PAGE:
Stoney Creek Pond at NIH
Stoney Creek Pond was conceived as a collaboration between the Montgomery County, Maryland Department of Environmental Protection and the National Institutes of Health (NIH) to meet the county’s pollution discharge elimination goals. AMT designed a stormwater management facility on six acres at the southeast corner of the NIH campus in Bethesda.
Stoney Creek Pond treats 61 percent of previously untreated and polluted runoff from the impervious surfaces of more than 200 acres of downtown Bethesda. The facility includes a 3.5-acre, multi-cell wet pond located at the headwaters of the Lower Rock Creek watershed which ultimately drains into the Chesapeake Bay.
The pond reduces pollutants by collecting floating trash in two underground collection structures by capturing sediment in a pre-treatment area where the water enters the facility, and by detaining the water and releasing it gradually to reduce downstream flooding and stream erosion. The pond features a 700-foot-long, 60-inch permanent clean-water pressure head bypass system with sluice gates to divert stream flows to the riser for maintenance and dredging.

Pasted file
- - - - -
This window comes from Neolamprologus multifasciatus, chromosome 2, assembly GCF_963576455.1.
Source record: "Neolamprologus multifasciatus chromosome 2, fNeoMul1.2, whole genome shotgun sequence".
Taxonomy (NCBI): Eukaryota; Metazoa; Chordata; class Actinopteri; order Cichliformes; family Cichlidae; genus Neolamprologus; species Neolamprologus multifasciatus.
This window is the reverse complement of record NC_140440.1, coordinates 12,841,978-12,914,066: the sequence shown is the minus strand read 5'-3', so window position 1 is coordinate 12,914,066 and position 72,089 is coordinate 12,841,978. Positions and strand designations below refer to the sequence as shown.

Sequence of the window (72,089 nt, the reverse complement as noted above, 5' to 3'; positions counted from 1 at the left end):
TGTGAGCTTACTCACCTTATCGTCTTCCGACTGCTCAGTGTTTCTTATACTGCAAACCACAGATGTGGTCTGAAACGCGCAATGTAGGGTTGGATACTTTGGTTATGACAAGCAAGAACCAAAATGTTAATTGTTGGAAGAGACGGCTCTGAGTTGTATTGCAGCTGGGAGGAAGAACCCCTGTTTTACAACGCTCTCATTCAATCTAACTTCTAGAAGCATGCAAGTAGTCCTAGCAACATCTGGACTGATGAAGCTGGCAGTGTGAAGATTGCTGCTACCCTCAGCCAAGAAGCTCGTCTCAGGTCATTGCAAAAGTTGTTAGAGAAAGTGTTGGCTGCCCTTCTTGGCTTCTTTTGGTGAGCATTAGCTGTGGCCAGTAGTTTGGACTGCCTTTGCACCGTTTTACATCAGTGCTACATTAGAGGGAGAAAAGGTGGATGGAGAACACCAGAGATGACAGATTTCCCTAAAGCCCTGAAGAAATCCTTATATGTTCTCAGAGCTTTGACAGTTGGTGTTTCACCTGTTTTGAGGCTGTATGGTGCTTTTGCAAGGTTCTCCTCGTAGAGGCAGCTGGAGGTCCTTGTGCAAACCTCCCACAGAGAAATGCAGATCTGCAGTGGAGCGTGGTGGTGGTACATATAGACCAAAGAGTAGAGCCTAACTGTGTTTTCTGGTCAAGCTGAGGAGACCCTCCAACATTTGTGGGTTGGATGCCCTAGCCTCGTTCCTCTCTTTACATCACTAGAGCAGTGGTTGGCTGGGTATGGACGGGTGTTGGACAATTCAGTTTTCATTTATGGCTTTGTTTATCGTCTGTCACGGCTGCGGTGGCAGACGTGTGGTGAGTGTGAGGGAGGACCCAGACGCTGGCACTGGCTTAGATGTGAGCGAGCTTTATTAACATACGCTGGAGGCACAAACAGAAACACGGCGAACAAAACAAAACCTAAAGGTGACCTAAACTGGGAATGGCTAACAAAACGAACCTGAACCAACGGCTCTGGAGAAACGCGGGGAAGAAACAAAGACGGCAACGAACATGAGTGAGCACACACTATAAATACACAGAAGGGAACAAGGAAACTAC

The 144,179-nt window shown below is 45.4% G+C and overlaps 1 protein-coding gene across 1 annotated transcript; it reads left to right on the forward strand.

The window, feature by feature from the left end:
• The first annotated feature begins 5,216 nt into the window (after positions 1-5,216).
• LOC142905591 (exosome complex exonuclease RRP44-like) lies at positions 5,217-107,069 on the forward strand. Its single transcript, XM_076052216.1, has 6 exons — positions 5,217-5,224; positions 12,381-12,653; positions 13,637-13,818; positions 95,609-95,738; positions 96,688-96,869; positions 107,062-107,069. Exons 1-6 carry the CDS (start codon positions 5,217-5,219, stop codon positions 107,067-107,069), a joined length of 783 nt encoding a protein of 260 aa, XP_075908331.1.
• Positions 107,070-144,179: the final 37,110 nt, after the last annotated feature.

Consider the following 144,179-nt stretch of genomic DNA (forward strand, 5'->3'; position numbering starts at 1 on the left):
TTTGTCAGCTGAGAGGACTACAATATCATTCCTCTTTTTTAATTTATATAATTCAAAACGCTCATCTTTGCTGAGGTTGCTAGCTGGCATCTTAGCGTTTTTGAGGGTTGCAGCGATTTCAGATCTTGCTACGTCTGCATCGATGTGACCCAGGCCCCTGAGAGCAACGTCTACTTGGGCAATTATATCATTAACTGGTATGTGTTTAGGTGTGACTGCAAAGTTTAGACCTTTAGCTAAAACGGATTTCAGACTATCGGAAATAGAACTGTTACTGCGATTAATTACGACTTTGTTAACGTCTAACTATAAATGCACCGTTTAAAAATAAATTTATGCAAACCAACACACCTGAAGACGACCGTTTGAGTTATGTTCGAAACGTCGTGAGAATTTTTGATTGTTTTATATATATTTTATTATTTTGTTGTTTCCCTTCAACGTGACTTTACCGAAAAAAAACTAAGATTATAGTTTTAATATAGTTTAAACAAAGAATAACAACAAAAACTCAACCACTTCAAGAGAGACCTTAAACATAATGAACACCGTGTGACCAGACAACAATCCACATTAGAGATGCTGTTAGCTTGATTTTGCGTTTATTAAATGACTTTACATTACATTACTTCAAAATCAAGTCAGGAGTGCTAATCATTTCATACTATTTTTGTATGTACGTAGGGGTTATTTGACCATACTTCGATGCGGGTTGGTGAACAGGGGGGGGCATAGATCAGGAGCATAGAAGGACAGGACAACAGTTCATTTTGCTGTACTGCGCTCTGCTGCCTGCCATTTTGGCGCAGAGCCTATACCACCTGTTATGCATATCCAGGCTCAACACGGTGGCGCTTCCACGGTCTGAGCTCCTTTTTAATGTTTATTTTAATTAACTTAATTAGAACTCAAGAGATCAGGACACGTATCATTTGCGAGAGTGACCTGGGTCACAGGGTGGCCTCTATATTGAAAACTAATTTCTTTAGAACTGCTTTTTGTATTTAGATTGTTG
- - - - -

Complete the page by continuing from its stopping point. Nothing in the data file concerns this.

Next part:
The pond also includes two surface aerators for enhancing water circulation. The project required extensive permitting and coordination through local and federal government agencies and coordination with the Washington Metro Transit Authority to move the electrical conduit the feeds a nearby station and affects the entire Metrorail Red Line through Washington, D.C.
The result is an effective pollution control facility that contributes to a cleaner Lower Rock Creek Watershed and Chesapeake Bay. The American Council of Engineering Companies of Metro Washington awarded the project an Honor Award in its Engineering Excellence Competition. It also won a National Recognition Award from the American Council of Engineering Companies.